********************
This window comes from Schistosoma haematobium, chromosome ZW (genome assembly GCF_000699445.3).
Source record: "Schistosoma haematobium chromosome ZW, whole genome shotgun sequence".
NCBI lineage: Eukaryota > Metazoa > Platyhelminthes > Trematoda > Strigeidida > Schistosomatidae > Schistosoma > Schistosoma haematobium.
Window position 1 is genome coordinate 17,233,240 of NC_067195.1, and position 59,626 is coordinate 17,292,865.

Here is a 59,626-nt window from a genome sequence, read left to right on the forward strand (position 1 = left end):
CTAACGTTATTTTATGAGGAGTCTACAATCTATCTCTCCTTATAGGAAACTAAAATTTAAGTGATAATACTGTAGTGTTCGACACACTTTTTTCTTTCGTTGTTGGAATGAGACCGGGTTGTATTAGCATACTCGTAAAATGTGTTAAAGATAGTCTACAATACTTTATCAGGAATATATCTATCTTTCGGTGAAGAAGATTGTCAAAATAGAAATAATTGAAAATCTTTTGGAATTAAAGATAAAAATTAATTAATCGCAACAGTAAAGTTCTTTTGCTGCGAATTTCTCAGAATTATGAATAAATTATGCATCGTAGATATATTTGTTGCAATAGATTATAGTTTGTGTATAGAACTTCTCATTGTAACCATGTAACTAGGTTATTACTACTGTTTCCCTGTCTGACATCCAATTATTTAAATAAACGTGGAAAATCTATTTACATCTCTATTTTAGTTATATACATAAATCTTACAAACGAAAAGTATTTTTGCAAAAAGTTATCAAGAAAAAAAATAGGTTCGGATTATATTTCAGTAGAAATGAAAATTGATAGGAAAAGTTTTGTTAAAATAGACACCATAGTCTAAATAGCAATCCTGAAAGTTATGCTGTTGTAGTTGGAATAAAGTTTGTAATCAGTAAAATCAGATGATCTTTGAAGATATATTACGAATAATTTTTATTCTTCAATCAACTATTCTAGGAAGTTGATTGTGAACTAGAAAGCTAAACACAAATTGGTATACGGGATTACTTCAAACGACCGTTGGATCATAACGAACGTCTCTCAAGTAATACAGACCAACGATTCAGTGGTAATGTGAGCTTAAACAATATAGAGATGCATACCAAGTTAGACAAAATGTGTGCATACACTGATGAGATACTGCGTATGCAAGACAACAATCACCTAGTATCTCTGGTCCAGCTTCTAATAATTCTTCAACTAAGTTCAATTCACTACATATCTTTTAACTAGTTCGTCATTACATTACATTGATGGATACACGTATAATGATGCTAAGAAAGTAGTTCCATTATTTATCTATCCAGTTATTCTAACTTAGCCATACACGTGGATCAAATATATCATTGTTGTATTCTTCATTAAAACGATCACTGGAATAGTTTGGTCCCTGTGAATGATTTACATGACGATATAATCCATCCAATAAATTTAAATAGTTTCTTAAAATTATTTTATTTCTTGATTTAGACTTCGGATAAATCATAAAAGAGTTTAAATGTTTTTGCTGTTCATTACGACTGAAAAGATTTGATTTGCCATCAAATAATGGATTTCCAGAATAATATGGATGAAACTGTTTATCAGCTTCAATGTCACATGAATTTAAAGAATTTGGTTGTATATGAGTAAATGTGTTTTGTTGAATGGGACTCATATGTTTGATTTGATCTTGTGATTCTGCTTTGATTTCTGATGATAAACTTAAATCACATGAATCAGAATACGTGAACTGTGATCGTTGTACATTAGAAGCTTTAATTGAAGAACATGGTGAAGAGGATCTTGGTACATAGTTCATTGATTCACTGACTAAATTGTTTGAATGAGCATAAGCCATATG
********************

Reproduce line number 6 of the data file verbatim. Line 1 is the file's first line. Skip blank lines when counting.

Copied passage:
CTAACGTTATTTTATGAGGAGTCTACAATCTATCTCTCCTTATAGGAAACTAAAATTTAAGTGATAATACTGTAGTGTTCGACACACTTTTTTCTTTCGTTGTTGGAATGAGACCGGGTTGTATTAGCATACTCGTAAAATGTGTTAAAGATAGTCTACAATACTTTATCAGGAATATATCTATCTTTCGGTGAAGAAGATTGTCAAAATAGAAATAATTGAAAATCTTTTGGAATTAAAGATAAAAATTAATTAATCGCAACAGTAAAGTTCTTTTGCTGCGAATTTCTCAGAATTATGAATAAATTATGCATCGTAGATATATTTGTTGCAATAGATTATAGTTTGTGTATAGAACTTCTCATTGTAACCATGTAACTAGGTTATTACTACTGTTTCCCTGTCTGACATCCAATTATTTAAATAAACGTGGAAAATCTATTTACATCTCTATTTTAGTTATATACATAAATCTTACAAACGAAAAGTATTTTTGCAAAAAGTTATCAAGAAAAAAAATAGGTTCGGATTATATTTCAGTAGAAATGAAAATTGATAGGAAAAGTTTTGTTAAAATAGACACCATAGTCTAAATAGCAATCCTGAAAGTTATGCTGTTGTAGTTGGAATAAAGTTTGTAATCAGTAAAATCAGATGATCTTTGAAGATATATTACGAATAATTTTTATTCTTCAATCAACTATTCTAGGAAGTTGATTGTGAACTAGAAAGCTAAACACAAATTGGTATACGGGATTACTTCAAACGACCGTTGGATCATAACGAACGTCTCTCAAGTAATACAGACCAACGATTCAGTGGTAATGTGAGCTTAAACAATATAGAGATGCATACCAAGTTAGACAAAATGTGTGCATACACTGATGAGATACTGCGTATGCAAGACAACAATCACCTAGTATCTCTGGTCCAGCTTCTAATAATTCTTCAACTAAGTTCAATTCACTACATATCTTTTAACTAGTTCGTCATTACATTACATTGATGGATACACGTATAATGATGCTAAGAAAGTAGTTCCATTATTTATCTATCCAGTTATTCTAACTTAGCCATACACGTGGATCAAATATATCATTGTTGTATTCTTCATTAAAACGATCACTGGAATAGTTTGGTCCCTGTGAATGATTTACATGACGATATAATCCATCCAATAAATTTAAATAGTTTCTTAAAATTATTTTATTTCTTGATTTAGACTTCGGATAAATCATAAAAGAGTTTAAATGTTTTTGCTGTTCATTACGACTGAAAAGATTTGATTTGCCATCAAATAATGGATTTCCAGAATAATATGGATGAAACTGTTTATCAGCTTCAATGTCACATGAATTTAAAGAATTTGGTTGTATATGAGTAAATGTGTTTTGTTGAATGGGACTCATATGTTTGATTTGATCTTGTGATTCTGCTTTGATTTCTGATGATAAACTTAAATCACATGAATCAGAATACGTGAACTGTGATCGTTGTACATTAGAAGCTTTAATTGAAGAACATGGTGAAGAGGATCTTGGTACATAGTTCATTGATTCACTGACTAAATTGTTTGAATGAGCATAAGCCATATG